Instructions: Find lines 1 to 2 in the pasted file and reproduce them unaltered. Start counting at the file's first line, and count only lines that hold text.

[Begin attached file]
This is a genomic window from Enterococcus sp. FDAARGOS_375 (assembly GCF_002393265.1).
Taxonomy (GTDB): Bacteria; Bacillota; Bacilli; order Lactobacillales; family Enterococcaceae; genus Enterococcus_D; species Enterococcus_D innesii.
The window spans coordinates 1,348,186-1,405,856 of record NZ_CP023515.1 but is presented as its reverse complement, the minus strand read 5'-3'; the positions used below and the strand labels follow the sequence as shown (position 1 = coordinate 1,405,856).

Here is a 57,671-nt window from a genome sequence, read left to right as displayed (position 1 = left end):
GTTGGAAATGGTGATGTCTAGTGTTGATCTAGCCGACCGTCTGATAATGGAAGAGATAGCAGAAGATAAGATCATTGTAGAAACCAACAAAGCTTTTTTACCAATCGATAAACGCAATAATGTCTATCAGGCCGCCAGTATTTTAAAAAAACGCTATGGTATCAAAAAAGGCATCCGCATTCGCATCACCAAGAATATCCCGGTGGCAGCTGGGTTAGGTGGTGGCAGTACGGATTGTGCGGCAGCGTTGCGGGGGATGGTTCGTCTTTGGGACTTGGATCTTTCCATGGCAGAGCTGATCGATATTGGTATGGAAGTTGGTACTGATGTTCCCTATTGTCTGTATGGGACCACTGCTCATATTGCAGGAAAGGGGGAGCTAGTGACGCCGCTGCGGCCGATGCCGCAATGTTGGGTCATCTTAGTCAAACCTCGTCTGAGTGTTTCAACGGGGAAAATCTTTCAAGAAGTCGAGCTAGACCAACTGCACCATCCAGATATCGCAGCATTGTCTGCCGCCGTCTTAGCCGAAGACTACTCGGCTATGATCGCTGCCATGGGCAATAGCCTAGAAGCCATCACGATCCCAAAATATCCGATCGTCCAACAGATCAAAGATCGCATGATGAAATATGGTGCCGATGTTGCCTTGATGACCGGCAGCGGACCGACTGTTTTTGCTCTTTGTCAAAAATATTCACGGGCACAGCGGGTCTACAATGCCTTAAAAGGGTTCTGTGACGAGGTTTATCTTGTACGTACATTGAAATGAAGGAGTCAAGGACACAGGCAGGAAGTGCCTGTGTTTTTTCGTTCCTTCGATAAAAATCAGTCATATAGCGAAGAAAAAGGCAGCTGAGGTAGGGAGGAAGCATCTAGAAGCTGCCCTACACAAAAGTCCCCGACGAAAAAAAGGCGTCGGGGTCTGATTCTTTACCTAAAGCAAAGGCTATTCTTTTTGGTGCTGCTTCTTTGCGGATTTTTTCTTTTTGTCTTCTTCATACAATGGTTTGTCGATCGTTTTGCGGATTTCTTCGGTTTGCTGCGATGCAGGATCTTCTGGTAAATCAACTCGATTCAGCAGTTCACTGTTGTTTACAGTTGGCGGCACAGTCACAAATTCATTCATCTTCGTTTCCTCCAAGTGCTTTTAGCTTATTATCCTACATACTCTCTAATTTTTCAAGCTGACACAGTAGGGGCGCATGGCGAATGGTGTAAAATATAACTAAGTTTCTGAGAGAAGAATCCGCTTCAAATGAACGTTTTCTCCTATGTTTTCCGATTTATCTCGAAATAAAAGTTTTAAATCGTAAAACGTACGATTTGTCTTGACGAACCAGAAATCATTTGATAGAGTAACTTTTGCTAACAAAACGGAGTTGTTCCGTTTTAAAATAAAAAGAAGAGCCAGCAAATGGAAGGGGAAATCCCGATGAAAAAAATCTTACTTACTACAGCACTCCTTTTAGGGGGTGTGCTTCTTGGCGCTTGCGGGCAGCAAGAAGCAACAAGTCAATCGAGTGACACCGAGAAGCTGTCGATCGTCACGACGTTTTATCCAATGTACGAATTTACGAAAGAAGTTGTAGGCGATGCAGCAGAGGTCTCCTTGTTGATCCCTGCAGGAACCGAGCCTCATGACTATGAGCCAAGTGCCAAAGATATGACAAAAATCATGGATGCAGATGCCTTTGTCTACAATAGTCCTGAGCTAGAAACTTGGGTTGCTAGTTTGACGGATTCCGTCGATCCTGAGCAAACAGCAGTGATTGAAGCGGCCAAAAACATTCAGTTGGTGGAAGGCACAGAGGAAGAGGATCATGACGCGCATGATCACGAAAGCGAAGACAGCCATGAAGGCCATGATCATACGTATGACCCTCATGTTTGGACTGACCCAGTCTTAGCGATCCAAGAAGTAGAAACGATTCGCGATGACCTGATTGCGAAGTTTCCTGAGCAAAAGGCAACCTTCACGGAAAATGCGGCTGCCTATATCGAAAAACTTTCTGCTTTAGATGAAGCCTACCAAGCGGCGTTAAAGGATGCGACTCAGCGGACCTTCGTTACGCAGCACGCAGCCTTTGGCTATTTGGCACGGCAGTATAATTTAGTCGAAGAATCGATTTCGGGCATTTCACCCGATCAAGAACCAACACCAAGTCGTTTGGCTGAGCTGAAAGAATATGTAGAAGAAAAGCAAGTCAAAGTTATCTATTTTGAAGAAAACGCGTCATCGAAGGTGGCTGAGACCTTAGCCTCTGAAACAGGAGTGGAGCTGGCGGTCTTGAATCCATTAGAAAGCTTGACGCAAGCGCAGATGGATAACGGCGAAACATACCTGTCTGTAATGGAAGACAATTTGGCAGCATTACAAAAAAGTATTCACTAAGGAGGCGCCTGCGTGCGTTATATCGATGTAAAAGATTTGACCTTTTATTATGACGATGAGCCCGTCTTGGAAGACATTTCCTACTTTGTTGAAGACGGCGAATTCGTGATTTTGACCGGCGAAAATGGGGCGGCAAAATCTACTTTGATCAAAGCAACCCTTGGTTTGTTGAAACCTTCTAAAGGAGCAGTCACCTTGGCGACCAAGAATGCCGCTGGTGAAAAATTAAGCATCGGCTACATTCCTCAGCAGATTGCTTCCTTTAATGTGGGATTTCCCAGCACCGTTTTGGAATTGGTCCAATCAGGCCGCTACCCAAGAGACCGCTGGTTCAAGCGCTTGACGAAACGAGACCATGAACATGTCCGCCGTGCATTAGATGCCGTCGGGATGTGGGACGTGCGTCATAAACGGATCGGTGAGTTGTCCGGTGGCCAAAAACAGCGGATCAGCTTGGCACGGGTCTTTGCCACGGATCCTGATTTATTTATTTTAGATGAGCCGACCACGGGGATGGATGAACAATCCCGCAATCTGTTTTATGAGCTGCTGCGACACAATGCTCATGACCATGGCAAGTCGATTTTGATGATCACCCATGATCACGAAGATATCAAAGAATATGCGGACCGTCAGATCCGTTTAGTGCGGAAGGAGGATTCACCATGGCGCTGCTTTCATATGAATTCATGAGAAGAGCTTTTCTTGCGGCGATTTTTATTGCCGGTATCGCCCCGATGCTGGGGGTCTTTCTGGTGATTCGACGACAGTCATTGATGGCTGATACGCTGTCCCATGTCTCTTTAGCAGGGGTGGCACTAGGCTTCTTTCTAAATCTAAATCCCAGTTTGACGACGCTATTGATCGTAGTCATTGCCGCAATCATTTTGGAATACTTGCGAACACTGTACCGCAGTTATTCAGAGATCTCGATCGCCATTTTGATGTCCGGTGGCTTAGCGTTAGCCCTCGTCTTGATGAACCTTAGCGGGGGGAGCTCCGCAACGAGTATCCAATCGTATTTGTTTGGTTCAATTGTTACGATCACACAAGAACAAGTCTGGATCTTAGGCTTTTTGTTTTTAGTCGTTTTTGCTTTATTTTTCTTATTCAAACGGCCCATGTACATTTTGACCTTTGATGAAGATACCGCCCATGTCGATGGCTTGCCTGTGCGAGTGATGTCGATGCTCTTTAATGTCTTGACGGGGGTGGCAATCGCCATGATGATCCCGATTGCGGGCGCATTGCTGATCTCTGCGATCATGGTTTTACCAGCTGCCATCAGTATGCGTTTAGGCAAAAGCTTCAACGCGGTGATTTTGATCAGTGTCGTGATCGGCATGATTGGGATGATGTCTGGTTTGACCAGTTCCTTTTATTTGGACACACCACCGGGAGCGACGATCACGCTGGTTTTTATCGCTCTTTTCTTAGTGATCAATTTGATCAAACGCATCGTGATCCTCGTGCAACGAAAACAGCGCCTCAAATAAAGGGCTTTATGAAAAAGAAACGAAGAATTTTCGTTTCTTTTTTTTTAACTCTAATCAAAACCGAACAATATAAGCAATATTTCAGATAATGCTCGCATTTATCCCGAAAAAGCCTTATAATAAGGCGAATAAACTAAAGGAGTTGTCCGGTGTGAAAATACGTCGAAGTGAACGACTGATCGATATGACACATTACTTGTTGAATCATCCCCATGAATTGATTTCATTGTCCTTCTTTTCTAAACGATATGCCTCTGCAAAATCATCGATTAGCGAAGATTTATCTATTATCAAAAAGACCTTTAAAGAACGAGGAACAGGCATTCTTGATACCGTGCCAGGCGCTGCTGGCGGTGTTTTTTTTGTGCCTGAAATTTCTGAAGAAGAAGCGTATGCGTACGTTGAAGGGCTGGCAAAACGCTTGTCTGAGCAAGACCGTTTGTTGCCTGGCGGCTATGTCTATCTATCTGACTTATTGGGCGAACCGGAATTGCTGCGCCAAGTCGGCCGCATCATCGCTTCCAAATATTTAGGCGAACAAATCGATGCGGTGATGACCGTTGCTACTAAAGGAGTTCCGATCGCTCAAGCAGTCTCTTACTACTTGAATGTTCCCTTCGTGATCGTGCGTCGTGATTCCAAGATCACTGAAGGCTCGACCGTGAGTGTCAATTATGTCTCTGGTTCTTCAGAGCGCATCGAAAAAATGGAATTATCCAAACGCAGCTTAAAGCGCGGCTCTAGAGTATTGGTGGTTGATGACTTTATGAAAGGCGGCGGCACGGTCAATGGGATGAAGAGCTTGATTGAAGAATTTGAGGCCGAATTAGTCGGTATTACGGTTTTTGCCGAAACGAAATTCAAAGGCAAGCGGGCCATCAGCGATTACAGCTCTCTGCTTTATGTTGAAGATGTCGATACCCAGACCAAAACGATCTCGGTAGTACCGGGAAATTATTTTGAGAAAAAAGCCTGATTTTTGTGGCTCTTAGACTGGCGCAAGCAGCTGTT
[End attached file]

This is a genomic window from Enterococcus sp. FDAARGOS_375 (assembly GCF_002393265.1).
Taxonomy (GTDB): Bacteria; Bacillota; Bacilli; order Lactobacillales; family Enterococcaceae; genus Enterococcus_D; species Enterococcus_D innesii.